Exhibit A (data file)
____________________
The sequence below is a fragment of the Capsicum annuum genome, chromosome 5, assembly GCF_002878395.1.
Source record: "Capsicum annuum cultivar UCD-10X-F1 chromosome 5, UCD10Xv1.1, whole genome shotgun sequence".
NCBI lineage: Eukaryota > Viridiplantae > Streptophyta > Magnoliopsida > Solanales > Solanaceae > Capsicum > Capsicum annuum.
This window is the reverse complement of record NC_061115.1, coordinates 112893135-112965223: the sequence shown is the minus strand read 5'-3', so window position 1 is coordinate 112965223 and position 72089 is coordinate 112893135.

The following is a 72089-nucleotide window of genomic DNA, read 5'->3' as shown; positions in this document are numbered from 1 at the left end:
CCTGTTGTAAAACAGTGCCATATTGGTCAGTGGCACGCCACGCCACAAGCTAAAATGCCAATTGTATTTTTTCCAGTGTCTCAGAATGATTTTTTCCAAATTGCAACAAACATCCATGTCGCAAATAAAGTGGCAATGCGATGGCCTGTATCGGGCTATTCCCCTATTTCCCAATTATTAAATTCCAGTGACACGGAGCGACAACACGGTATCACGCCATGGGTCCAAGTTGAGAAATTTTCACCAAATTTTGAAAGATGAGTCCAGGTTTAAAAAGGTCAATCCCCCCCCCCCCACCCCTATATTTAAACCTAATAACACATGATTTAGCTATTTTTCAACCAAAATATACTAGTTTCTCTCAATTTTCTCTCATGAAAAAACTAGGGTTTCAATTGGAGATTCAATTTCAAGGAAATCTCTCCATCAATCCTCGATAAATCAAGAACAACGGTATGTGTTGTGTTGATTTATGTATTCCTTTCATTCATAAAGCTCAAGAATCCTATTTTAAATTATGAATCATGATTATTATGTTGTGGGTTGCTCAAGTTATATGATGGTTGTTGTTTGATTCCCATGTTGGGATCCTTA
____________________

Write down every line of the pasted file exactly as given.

The sequence below is a fragment of the Capsicum annuum genome, chromosome 5, assembly GCF_002878395.1.
Source record: "Capsicum annuum cultivar UCD-10X-F1 chromosome 5, UCD10Xv1.1, whole genome shotgun sequence".
NCBI lineage: Eukaryota > Viridiplantae > Streptophyta > Magnoliopsida > Solanales > Solanaceae > Capsicum > Capsicum annuum.
This window is the reverse complement of record NC_061115.1, coordinates 112893135-112965223: the sequence shown is the minus strand read 5'-3', so window position 1 is coordinate 112965223 and position 72089 is coordinate 112893135.

The following is a 72089-nucleotide window of genomic DNA, read 5'->3' as shown; positions in this document are numbered from 1 at the left end:
CCTGTTGTAAAACAGTGCCATATTGGTCAGTGGCACGCCACGCCACAAGCTAAAATGCCAATTGTATTTTTTCCAGTGTCTCAGAATGATTTTTTCCAAATTGCAACAAACATCCATGTCGCAAATAAAGTGGCAATGCGATGGCCTGTATCGGGCTATTCCCCTATTTCCCAATTATTAAATTCCAGTGACACGGAGCGACAACACGGTATCACGCCATGGGTCCAAGTTGAGAAATTTTCACCAAATTTTGAAAGATGAGTCCAGGTTTAAAAAGGTCAATCCCCCCCCCCCCACCCCTATATTTAAACCTAATAACACATGATTTAGCTATTTTTCAACCAAAATATACTAGTTTCTCTCAATTTTCTCTCATGAAAAAACTAGGGTTTCAATTGGAGATTCAATTTCAAGGAAATCTCTCCATCAATCCTCGATAAATCAAGAACAACGGTATGTGTTGTGTTGATTTATGTATTCCTTTCATTCATAAAGCTCAAGAATCCTATTTTAAATTATGAATCATGATTATTATGTTGTGGGTTGCTCAAGTTATATGATGGTTGTTGTTTGATTCCCATGTTGGGATCCTTA